These days, kayak technology is improving all the time, and that includes accessories as well as the kayaks themselves.
We’re always looking for new ways to upgrade the way we fish, or enjoy our recreational experience out on the water.
In this article, we explore the best kayak trolling motors, which can offer a highly effective way to get around, control your kayak, and improve your fishing game.
A buyer’s guide with FAQ section will follow – which is highly recommended if you’re new to learning about this tech.
Table of Contents
- What to Look for in Good Kayak Trolling Motors
- TOP 6 Best Kayak Trolling Motors 2023
- How to Choose the Best Kayak Trolling Motor
- How big of a trolling motor do I need for a kayak?
- What kind of trolling motor do I need for a kayak?
- What is the best kayak trolling motor?
- Are trolling motors good for kayaks?
- How long will a trolling motor battery last on a kayak?
- How fast can a kayak go with a trolling motor?
- Can I put a trolling motor on my inflatable kayak?
Disclosure: At BonfireBob, we recommend products based on unbiased research, however, BonfireBob.com is reader-supported and as an Amazon Associate we earn from qualifying purchases if you shop through the links on this page. For more information, see disclosure here.
What to Look for in Good Kayak Trolling Motors
Before we get started on the reviews, it’s a good idea to arm yourself with some information on the basic features you should know about.
Here’s what you should be looking out for:
- Battery and power.
- Mounting and kayak compatibility.
- Shaft length and overall adjustability.
- Salt or freshwater use.
- Local ordinance and legalities.
Of course, there might be other factors you wish to take into consideration depending on your own needs and circumstances, but this should cover most bases.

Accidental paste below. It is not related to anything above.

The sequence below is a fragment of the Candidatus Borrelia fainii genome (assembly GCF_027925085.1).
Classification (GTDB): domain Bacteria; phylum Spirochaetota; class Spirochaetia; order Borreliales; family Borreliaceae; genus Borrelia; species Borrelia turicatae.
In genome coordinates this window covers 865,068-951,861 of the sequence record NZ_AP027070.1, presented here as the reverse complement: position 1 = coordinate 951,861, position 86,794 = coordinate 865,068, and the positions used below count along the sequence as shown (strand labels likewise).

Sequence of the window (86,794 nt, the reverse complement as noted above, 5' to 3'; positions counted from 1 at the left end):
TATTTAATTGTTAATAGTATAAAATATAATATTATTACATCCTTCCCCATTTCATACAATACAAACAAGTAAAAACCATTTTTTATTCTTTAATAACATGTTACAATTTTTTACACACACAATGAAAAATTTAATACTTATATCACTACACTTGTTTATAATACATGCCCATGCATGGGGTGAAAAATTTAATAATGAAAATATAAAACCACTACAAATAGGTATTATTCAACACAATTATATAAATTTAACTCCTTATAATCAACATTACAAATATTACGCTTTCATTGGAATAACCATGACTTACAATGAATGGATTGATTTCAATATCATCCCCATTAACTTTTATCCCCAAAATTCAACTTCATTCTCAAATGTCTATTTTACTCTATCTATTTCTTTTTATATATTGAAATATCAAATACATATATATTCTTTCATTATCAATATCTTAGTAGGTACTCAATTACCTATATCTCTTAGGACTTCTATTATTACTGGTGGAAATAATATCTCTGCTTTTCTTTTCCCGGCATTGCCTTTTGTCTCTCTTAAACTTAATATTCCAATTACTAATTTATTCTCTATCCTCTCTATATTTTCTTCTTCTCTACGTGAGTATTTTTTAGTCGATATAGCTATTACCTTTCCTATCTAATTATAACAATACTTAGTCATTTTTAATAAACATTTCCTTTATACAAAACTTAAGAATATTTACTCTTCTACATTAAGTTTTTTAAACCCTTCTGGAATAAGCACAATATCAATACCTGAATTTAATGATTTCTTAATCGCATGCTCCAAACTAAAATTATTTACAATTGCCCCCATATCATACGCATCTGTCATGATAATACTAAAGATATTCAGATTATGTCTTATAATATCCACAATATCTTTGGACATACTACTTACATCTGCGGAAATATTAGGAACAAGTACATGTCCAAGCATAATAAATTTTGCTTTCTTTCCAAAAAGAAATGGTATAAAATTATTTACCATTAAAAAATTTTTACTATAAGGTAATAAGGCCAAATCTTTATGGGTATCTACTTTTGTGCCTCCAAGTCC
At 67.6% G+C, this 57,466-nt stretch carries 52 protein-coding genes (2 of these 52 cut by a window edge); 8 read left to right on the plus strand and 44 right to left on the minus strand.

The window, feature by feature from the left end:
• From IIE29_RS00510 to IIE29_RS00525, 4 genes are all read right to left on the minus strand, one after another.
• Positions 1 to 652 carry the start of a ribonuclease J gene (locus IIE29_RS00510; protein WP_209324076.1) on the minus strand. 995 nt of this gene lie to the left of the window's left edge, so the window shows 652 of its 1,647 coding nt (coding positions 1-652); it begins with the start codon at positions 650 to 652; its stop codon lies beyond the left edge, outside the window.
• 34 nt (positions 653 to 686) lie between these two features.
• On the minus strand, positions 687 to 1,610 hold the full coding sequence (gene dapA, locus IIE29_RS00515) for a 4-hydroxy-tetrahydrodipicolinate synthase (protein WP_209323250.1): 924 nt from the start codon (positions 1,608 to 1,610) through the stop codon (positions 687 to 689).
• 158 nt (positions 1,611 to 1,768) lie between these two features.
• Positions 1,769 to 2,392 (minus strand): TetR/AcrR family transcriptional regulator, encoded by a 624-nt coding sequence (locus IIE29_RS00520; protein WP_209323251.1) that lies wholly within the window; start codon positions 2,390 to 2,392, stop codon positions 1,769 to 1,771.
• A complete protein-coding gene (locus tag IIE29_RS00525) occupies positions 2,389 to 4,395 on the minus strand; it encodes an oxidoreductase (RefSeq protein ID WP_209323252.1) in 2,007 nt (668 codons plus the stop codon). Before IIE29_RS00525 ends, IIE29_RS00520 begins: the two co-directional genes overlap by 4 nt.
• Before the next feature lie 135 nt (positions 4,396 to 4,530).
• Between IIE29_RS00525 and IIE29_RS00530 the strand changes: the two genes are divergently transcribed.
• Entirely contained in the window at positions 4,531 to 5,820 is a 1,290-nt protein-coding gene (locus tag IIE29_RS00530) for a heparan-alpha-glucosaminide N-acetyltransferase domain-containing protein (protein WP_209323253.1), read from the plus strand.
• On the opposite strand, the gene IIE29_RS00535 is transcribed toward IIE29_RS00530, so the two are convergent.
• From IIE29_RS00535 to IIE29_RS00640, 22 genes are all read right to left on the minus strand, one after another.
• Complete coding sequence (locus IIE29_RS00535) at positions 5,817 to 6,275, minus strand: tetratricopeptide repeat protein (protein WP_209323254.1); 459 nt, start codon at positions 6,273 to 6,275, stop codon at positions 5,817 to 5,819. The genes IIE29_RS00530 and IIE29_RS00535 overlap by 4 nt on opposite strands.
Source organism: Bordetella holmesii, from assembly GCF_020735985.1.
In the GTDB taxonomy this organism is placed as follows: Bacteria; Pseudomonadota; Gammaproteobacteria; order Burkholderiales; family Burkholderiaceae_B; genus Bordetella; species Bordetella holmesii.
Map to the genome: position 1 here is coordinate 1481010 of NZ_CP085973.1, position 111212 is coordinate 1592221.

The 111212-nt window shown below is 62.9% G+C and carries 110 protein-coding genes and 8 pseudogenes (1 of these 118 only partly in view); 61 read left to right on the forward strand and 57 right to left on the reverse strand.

TOP 6 Best Kayak Trolling Motors 2023
How to Choose the Best Kayak Trolling Motor
There’s a lot of features and facts to consider when you’re in the market for a kayak trolling motor.
Below, you’ll find a handy guide with all the info you need to help you choose the right product for your needs.
What is a Kayak Trolling Motor?
For those who are unfamiliar with what a trolling motor actually is, let’s start with a short explanation.
A trolling motor is a battery-powered propeller that offers kayaks and small boats extra propulsion, without the need for paddles or pedals.
They can be mounted on the stern or bow of compatible craft – the latter being particularly useful on bass fishing boats.
While not as powerful as a gas outboard engine, depending on the type, a trolling motor can offer a nice, peppy speed, and near-silent operation.
As such, they’re perfect for anglers who want to get to the best fishing spots fast, without spooking the fish.
And as their name suggests, they’re designed for trailing a baited line behind the boat, which can be an enjoyable and relaxing way to get a catch.